FORTUNE — Read any management how-to, and it will talk about the sanctity of a company’s culture. Culture, you could argue, drives everything a business does — it’s successes and its slip-ups. Cracks in an otherwise sound culture can lead to big, expensive mistakes, much of which we have recently seen in the financial industry.
But a company’s culture changes constantly, which makes it a challenge for companies trying to define it and make sure it’s progressing the way they want. More and more, companies are trying to figure out how to do this, says Ken Oehler, a senior vice president at consulting firm Aon Hewitt. “There’s been a resurgence from our clients, certainly an elevation of importance of culture to the CEO level during the recession and post recession.” Many companies, Oehler says, are seeing that “macroeconomic pressures have created a dysfunctional culture, one that is not supporting business performance moving forward,” and now, they are trying to figure out how keep their culture from spinning out of control.
One way to do this is to bring someone into the C-Suite whose job it is to keep an eye on culture. The best-known example of this approach is Google
, which added “chief culture officer” to head of HR Stacy Sullivan’s job title in 2006. Part of her job is to protect key parts of Google’s scrappy, open-source cultural core as the company has evolved into a massive multinational.
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But Google is the poster child for innovation and foosball at work, it makes sense that they would have a culture-keeper. Yet other, more traditional companies, even in the financial industry, have hired culture chiefs as well. One example is North Jersey Community Bank (NJCB), which recently appointed Maria Gendelman as its chief culture officer. CEO Frank Sorrentino encountered resistance from his board when he argued for the position, he says, because the job description is a little tough to define. Though now, having a chief culture officer is a differentiator for the bank, and there’s no reason it shouldn’t be status quo, Gendelman says. “Could every bank utilize a protector of the culture as part of the team?” she asks. “Absolutely.”
The title certainly isn’t enough, though, notes Jon Katzenbach, a senior partner at consulting firm Booz & Company. In fact, he adds, one of the main ways that a culture can sour is if management focuses too much on messaging and not enough on action. In other words, don’t preach about efficiency and customer service, but instead make operational changes that allow those behaviors to thrive: Reward great service, streamline technology, etc.
First, a chief culture officer needs to understand the way internal business environments change, which is slow, says Katzenbach. Most companies hire someone up top to monitor culture if they’re expecting dramatic change, say, a series of mergers and acquisitions, Oehler says. But the most insidious changes rarely happen during times of crisis.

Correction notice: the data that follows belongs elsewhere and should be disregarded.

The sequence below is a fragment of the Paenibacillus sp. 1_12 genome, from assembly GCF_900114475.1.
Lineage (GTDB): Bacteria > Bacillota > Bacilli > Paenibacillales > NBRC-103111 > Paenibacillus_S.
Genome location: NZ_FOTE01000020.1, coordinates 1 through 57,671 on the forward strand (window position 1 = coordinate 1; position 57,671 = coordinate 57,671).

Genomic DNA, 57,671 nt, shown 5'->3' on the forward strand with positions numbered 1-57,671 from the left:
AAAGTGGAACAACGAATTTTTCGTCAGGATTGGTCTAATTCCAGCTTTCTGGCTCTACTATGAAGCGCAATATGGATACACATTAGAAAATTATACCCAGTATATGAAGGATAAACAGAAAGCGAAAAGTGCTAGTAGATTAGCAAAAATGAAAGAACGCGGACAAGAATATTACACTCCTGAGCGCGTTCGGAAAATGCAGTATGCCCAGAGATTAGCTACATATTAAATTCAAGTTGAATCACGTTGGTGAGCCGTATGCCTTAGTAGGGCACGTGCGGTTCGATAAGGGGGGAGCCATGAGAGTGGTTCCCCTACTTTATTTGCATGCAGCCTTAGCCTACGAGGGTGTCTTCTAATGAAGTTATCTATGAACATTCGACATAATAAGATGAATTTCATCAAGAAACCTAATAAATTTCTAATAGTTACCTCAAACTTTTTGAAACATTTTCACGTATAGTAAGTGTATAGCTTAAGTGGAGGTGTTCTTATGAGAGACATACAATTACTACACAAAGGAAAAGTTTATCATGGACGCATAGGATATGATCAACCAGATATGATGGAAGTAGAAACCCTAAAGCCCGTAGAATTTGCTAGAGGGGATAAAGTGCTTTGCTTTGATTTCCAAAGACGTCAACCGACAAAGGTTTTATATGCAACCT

“Cultures that encourage inappropriate behavior and inhibit change to more appropriate strategies tend to emerge slowly and quietly over a period of years, usually when firms are performing well,” according to the book Corporate Culture and Performance by John Kotter and James Heskett, published in 1992. “Once these cultures exist, they can be enormously difficult to change because they are often invisible to the people involved, because they help support the existing power structure in the firm.”
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To that end, an effective chief culture officer would need the full support of top management. He or she would need to have the CEO’s ear without growing too distant from the rank-and-file employees that live, breathe, and define a company’s culture with everything they do. CEOs often subscribe to the misguided idea that culture can be controlled from the top down, says Mel Lowe, a consultant with Mercer’s Delta division. Culture will morph, she says, and “You can either let it happen or you can influence how it happens.” Hiring a chief culture officer is one way to step to the plate.
For Gendelman, that means she’s in charge of a range of things — soon she’ll have people mystery-shopping at the bank, making sure employees at all branches aren’t using a script and that they’re inquiring into the lives of their customers. That’s a key part of NJCB’s culture. The idea, she says, is that “it’s banking a hundred years ago where you knew everyone who walks through the door.”
And while customer service is part of the equation, culture includes just about everything a company does. Gendelman’s job, she insists, is completely different from head of HR. “I’m there to make sure that every single piece of paper that we give to the customer all looks the same, that our processes are efficient and streamlined — all of those things touch culture.”
But just as no culture is all good or all bad, appointing a chief culture officer is “neither a good idea nor a bad idea,” says Katzenbach, “but certainly opens a whole interesting set of challenges.” At the very least, it seems promising that companies are thinking about culture again at all.